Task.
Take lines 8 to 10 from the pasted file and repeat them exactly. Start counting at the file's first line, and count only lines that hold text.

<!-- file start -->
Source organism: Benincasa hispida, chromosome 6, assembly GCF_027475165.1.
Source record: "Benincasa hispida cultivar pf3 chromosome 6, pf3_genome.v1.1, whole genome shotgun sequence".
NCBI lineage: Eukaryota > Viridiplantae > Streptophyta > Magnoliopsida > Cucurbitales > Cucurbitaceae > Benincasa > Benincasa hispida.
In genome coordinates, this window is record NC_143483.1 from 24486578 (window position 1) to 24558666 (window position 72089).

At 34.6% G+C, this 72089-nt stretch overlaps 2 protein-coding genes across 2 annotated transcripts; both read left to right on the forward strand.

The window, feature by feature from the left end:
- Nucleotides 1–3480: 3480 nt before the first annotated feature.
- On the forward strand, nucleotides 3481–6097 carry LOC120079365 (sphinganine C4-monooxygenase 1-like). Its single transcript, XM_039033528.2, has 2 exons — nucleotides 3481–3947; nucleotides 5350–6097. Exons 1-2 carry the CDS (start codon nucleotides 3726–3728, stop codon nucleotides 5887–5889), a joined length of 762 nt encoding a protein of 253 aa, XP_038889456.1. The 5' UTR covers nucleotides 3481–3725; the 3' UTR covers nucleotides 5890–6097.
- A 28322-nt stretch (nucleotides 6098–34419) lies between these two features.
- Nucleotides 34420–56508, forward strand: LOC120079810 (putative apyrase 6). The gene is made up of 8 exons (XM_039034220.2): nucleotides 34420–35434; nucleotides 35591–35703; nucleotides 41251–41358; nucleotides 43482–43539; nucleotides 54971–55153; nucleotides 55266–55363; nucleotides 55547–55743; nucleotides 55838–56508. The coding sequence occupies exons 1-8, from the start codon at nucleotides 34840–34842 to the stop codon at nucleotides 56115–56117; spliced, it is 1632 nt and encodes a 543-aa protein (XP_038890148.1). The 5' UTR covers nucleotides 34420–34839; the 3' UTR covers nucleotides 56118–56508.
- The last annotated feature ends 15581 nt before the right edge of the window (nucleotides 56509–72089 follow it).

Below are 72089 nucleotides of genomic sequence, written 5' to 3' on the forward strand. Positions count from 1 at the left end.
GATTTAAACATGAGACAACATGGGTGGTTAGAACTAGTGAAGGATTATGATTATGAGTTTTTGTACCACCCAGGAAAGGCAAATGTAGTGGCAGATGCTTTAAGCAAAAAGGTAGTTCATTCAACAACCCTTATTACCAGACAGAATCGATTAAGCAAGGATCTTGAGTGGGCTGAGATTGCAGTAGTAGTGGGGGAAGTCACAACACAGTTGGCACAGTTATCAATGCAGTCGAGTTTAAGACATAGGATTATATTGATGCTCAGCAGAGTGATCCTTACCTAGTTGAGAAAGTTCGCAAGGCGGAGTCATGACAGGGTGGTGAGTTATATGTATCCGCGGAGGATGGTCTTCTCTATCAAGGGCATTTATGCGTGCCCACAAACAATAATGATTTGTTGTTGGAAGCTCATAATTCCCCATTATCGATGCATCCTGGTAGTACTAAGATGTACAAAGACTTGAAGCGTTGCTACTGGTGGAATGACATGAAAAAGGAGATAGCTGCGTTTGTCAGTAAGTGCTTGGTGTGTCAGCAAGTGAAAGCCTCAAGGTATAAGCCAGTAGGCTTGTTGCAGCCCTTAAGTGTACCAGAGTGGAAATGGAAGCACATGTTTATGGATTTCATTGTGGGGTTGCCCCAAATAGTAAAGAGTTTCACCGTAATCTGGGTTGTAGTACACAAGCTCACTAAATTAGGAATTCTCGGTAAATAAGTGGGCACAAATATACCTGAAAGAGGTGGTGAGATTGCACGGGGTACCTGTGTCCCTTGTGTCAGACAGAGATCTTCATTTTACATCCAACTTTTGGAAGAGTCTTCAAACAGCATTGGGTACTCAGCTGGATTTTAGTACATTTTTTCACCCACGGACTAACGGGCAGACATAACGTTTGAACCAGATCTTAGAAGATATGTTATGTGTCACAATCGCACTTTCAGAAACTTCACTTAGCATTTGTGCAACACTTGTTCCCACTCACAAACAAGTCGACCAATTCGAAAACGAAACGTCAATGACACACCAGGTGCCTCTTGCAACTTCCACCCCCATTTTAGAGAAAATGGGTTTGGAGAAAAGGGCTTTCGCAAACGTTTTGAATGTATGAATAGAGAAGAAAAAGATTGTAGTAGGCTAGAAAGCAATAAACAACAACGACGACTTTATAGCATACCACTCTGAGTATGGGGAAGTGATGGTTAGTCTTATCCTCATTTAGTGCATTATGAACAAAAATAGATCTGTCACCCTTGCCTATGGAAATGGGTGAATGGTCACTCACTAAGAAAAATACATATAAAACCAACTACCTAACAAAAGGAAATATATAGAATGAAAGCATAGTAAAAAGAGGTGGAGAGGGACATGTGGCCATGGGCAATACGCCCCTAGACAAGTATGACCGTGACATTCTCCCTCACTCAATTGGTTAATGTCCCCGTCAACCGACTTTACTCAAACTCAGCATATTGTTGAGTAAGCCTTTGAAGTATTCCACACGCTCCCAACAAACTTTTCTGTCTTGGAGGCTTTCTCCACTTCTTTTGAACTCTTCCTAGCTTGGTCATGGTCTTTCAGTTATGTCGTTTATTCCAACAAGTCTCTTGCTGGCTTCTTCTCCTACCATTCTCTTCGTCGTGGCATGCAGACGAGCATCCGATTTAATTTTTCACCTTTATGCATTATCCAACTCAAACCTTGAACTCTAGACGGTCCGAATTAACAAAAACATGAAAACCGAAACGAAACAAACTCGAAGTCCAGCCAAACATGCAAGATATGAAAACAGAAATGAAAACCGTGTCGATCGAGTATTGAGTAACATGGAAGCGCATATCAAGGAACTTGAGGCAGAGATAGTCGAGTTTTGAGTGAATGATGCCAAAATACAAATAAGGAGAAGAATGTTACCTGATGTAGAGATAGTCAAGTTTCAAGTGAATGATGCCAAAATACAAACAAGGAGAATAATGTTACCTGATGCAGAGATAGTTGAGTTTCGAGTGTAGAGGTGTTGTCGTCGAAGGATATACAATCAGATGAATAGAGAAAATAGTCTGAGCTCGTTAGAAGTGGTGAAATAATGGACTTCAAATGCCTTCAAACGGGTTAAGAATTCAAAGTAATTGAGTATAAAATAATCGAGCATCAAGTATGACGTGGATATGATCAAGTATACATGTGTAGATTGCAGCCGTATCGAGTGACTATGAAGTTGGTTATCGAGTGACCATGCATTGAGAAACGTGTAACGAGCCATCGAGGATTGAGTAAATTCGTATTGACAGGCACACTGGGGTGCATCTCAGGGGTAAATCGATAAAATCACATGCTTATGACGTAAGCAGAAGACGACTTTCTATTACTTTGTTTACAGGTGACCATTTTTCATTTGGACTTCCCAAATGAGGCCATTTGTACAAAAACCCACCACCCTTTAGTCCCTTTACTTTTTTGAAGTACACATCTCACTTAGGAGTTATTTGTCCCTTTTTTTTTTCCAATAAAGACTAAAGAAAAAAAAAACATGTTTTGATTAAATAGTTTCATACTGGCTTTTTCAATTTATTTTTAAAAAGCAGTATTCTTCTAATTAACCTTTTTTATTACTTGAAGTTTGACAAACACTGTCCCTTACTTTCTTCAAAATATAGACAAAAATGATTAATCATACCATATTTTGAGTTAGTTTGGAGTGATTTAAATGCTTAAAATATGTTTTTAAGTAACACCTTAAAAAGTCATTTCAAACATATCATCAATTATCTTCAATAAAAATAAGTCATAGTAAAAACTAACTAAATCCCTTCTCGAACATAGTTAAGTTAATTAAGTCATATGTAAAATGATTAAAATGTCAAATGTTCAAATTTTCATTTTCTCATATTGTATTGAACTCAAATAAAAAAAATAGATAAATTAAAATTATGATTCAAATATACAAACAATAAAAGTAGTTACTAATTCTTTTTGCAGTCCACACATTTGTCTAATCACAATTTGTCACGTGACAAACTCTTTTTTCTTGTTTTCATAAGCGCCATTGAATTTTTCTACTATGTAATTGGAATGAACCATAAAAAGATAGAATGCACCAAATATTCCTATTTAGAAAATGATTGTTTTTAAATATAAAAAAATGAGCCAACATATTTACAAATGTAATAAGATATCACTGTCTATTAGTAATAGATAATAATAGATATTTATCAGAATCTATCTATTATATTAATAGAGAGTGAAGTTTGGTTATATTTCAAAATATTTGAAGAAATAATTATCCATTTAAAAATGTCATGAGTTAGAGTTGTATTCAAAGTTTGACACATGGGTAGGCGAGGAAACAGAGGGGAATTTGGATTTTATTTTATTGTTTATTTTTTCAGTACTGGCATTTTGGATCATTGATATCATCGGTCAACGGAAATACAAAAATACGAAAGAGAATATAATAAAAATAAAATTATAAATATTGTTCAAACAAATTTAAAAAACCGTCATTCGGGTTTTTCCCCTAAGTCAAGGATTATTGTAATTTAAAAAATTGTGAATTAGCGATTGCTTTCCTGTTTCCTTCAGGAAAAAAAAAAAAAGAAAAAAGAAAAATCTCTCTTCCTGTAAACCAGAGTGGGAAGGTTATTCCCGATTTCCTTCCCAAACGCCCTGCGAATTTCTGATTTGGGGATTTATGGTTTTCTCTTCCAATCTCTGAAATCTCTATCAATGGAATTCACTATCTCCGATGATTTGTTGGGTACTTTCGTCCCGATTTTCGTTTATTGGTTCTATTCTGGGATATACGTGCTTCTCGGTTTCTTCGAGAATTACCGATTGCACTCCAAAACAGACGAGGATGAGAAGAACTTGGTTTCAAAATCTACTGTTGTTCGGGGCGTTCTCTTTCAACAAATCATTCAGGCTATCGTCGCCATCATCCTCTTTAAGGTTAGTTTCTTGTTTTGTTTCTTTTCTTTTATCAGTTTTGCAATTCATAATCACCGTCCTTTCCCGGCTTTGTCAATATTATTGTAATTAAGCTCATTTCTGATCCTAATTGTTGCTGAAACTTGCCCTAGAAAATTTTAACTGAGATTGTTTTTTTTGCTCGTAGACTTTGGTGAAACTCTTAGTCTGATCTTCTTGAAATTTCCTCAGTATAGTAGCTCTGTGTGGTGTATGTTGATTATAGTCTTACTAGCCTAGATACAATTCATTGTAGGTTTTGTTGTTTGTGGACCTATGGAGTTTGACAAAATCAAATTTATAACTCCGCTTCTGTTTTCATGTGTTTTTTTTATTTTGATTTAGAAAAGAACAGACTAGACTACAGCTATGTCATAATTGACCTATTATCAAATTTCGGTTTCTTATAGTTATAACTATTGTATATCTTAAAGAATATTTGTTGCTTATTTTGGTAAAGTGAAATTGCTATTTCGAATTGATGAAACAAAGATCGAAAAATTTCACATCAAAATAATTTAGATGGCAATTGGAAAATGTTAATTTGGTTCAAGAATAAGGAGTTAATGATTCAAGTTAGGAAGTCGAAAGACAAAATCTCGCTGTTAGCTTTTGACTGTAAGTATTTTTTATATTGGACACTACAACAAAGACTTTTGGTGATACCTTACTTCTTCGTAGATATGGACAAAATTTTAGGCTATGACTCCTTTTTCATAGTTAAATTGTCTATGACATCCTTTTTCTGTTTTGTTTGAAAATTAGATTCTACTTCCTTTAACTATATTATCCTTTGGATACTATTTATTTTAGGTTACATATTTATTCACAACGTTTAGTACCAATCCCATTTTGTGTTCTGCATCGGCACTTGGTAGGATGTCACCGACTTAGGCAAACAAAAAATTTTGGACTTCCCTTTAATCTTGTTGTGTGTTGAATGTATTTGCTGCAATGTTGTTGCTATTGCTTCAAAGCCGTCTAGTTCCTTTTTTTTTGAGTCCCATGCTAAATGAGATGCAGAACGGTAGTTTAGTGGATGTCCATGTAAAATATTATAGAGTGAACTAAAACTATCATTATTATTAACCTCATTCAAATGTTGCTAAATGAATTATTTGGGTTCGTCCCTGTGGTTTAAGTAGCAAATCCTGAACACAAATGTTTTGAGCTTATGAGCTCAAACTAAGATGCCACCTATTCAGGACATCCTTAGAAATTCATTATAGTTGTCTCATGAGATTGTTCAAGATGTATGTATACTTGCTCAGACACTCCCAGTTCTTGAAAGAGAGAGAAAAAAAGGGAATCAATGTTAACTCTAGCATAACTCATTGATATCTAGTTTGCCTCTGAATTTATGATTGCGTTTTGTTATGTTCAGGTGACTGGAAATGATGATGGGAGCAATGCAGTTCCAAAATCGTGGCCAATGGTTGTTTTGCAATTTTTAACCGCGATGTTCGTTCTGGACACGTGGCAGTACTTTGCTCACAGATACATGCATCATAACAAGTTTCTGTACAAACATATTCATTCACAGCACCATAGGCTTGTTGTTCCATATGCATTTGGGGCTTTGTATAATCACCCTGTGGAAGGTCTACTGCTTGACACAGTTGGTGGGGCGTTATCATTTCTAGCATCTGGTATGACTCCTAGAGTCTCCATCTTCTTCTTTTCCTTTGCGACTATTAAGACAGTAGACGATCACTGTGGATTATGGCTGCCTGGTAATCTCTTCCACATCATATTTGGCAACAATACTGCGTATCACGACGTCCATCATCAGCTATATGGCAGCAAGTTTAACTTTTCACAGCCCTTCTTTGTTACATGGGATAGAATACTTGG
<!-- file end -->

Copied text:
- On the forward strand, nucleotides 3481–6097 carry LOC120079365 (sphinganine C4-monooxygenase 1-like). Its single transcript, XM_039033528.2, has 2 exons — nucleotides 3481–3947; nucleotides 5350–6097. Exons 1-2 carry the CDS (start codon nucleotides 3726–3728, stop codon nucleotides 5887–5889), a joined length of 762 nt encoding a protein of 253 aa, XP_038889456.1. The 5' UTR covers nucleotides 3481–3725; the 3' UTR covers nucleotides 5890–6097.
- A 28322-nt stretch (nucleotides 6098–34419) lies between these two features.
- Nucleotides 34420–56508, forward strand: LOC120079810 (putative apyrase 6). The gene is made up of 8 exons (XM_039034220.2): nucleotides 34420–35434; nucleotides 35591–35703; nucleotides 41251–41358; nucleotides 43482–43539; nucleotides 54971–55153; nucleotides 55266–55363; nucleotides 55547–55743; nucleotides 55838–56508. The coding sequence occupies exons 1-8, from the start codon at nucleotides 34840–34842 to the stop codon at nucleotides 56115–56117; spliced, it is 1632 nt and encodes a 543-aa protein (XP_038890148.1). The 5' UTR covers nucleotides 34420–34839; the 3' UTR covers nucleotides 56118–56508.